Chicago, IL Lake Steamer TIOGA Explodes, July 1890

A WESTERN CATASTROPHE.

MANY MEN KILLED BY AN EXPLOSION AT CHICAGO.

THE LAKE STEAMER TIOGA BLOWS UP AND WORKS AWFUL HAVOC -- NINE BODIES ALREADY RECOVERED.

Chicago, July 11. -- A frightful explosion occurred to-night on the steamer Tioga, one of the largest vessels on the great lakes. Thirty-eight people were aboard the steamer at the time. When the work of rescuing survivors, which commenced almost instantly, was well under way, only two persons could be found who escaped unhurt. To make matters worse fire broke out on the wrecked vessel, and huge volumes of flame and smoke impeded the searchers for the dead and dying.
The bursting of the steamer's boilers was the cause of the catastrophe. It was in the Chicago River at the foot of Washington Street that the explosion occurred. This locality is in the heart of the business section of Chicago, and the terrific shock of the explosion brought people running in terror out of the tall buildings blocks away. The fire proved a stubborn one, and made it impossible at the time to verify the report that the boilers had exploded. A statement was current that the explosion was due to another cause -- the accidental lighting of a large quantity of combustibles in the narrow confines of the Tioga's deep hold.
In the hold near the steamer's stern was where the fire held sway. Through the bursts of fire could be seen a great jagged cleft in the Tioga's decks and cabin, and aloft on the tall smokestacks dangled a huge framework of timber fantastically swaying backward and forward, telling of the terrific force of the explosion which sent it there from thirty feet below.
Capt. A. A. Phelps of the vessel made this statement to a reporter: "I arrived here last evening from Buffalo in command of the Tioga, and we were unloading at this dock when the explosion took place this evening. I was in the freight shed on the dock when I heard a terrific noise, and running out saw the north quarter of the vessel enveloped in steam. All of the crew of twenty-five were either aboard at the time or were on the dock or in the freighthouse. I found after a careful search that all but three were acounted for and safe. Those three -- all from Buffalo -- were Second Engineer CHARLES HAIG, Lookout CHARLES LEVALLE, and Deckhand WILLIAM CUTHBURT."
"Besides the three missing men who belonged to the crew, there must have been from twelve to fifteen other men killed, and probably half a dozen additional wounded. There were laborers in the hold who were doing the unloading. Eight colored men are positively stated to have been below, and six or seven others were at the hatches aiding their fellow-stevedores. The explosion occurred in the hold, not in the machinery or boilers, as near as could be ascertained, and was probably in some combustible freight stored there."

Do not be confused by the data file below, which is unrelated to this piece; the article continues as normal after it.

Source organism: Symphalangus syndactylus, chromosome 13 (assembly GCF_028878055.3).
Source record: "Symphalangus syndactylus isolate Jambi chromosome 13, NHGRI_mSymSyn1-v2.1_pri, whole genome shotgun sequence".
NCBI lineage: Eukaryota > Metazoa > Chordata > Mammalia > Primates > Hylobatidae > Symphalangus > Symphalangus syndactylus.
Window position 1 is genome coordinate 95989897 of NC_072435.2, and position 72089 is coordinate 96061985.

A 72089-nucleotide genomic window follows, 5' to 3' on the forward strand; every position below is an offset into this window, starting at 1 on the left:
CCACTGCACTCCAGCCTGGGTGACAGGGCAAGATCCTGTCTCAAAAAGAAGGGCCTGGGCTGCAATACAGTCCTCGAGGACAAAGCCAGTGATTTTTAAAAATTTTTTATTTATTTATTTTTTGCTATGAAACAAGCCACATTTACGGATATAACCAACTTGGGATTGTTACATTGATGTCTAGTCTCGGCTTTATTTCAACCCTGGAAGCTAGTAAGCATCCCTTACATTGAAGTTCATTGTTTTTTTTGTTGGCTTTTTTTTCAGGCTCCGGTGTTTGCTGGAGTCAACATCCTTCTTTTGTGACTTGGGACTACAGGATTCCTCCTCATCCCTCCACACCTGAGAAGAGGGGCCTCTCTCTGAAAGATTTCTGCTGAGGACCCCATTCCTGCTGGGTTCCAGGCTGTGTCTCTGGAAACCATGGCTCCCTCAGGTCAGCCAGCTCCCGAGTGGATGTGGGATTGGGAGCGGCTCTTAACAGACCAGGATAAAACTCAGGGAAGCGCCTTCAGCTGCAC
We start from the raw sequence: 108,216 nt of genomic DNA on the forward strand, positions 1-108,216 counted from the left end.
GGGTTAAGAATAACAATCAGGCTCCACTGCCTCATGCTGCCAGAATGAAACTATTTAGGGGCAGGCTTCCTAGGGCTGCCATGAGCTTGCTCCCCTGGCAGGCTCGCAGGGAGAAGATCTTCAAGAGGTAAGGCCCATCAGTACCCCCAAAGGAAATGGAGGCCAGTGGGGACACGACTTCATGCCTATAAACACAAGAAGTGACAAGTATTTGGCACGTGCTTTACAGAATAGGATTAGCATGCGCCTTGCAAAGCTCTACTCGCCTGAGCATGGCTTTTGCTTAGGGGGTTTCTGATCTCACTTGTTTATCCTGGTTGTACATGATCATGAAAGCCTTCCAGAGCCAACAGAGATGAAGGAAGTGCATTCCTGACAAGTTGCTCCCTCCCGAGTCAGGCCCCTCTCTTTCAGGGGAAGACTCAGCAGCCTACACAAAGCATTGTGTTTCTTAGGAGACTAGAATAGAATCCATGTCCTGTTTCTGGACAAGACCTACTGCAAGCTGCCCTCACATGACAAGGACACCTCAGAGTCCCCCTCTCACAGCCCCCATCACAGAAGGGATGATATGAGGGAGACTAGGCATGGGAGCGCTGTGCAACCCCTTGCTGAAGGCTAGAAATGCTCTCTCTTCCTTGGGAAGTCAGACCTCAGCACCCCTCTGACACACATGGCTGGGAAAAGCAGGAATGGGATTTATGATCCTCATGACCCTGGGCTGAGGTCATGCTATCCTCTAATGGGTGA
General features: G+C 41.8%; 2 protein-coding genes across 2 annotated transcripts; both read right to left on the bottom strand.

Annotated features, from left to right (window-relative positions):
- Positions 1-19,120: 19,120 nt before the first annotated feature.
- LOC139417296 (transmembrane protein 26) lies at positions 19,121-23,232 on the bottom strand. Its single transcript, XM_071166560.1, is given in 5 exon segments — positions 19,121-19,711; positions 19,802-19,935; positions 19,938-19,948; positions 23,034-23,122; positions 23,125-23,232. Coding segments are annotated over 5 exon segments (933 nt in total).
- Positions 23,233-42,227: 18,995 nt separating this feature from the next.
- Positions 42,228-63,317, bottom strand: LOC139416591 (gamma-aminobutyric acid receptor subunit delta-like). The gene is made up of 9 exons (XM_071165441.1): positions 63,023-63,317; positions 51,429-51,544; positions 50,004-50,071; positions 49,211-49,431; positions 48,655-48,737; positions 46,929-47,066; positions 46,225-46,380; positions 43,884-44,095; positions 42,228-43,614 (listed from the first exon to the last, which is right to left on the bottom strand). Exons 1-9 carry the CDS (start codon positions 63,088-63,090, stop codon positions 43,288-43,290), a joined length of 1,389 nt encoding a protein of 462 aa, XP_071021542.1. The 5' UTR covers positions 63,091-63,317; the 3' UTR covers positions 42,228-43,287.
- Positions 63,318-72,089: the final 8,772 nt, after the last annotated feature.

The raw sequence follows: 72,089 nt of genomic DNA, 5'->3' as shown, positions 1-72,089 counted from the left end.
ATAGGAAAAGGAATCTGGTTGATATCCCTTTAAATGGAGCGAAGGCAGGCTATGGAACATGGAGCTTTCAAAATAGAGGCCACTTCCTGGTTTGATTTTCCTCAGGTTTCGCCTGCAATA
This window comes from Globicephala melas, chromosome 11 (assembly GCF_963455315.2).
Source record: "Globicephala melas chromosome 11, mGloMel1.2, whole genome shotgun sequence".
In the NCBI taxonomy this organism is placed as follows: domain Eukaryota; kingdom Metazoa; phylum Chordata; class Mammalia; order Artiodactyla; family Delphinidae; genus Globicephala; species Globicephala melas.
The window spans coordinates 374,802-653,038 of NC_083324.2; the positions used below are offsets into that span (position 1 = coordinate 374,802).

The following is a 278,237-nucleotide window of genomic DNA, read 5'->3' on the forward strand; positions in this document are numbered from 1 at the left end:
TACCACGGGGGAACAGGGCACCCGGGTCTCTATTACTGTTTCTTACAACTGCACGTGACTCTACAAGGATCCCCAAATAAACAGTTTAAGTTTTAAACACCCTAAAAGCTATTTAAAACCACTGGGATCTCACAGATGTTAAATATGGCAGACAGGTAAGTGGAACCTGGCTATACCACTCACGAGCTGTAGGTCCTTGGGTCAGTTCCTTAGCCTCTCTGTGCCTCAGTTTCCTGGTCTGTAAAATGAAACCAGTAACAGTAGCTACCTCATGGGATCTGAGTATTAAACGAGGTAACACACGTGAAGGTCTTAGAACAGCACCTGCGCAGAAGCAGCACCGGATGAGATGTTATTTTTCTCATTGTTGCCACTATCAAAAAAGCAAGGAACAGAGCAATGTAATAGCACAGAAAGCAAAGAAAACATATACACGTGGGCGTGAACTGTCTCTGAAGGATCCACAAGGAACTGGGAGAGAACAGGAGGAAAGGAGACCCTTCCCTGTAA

The vessel gradually settled into the river. Occasionally a wounded man was hauled out of the debris, as the flames permitted the police and firemen to close in toward the black hole in which the bodies of the unfortunate stevedores lay. The men was a gang in charge of JOHN NEILE, a white man, the head stevedore. Among those supposed to be in the hold were NEILE himself, OSBORN POLK, colored stevedore, HENRY ALEXANDER, colored stevedore, JOHN LEWIS, colored stevedore, THOMAS LEWIS, colored stevedore and ANDREW SMITH, colored stevedore.
Great crowds of people gathered on the neighboring bridges, docks, and vessels and watched the tragic scenes being enacted on the Tioga. THe immense iron hull, painted a forbidding black, stretched 300 feet or more along the pier, and a swarm of police, firemen, and reporters were clambering over her on all sides. It appeared that the explosion occurred just after a porter named WILLIAM PALMER, colored stevedore, had gone below with lighted lamps. He had scarcely reached the decks again when the fearful shock came. It was said that 200 barrels of oil were among the cargo, and that these had become ignited.
Up to 10:30 P. M. nine dead bodies had been taken from the wreck and five or more wounded had been conveyed to hospitals. The fire was extinguished by the inrushing of the water when the Tioga's stern finally settled to the muddy bottom of the river. The stream is not a deep one, and the steamer's decks were still several feet above the surface of the inky river. One by one the ghastly corpses were slowly recovered and carried into the dimly-lighted freight shed on the dock. The latest reports placed E. FITZGIBBONS, a waiter from Buffalo, as among the killed. Engineer HAIG is yet alive, but with no chance of ultimate survival. FRANK BURNS, a steam fitter, was reported shortly before midnight as missing and probably dead. The injured included three white men -- DAVID McNEAL of Buffalo, THOMAS COLLINS, JAMES O'DONNELL, H. HALLIDAY, colored stevedore, and WILLIAM McDONALD. All were seriously burned and mangled, but will recover. Additional names of colored stevedores supposed to have been killed were as follows:
WALTER DUKES, HENRY WEATHERSPOON, JOHN GOFF, JACOB CHURL, ANDREW SMITH, JAMES BRARETON, CHARLES FOSTER, JOHN CHERRY, JOSEPH COLLINS, ALEXANDER LOSTER, WILLIAM PORTER, and PERRY SMITH.
A clearer idea of the cause of the explosion was obtained about midnight, when the vessel's boilers and the nature of the cargo could be examined. The boilers seemed intact. The cargo was kerosene, gasoline, and cotton. Inferences were drawn that the leaking of kerosene saturated the cotton and generated noxious fumes. When lanterns were taken into the hold to enable the stevedores to work, the lights instead of being an aid to the unfortunate toilers proved their destruction.
About $75,000, it was estimated, would cover the damage to the vessel, (which belonged to the Eire Railway Company,) and her cargo. This amount was believed to be fully insured.

The New York Times New York 1890-07-12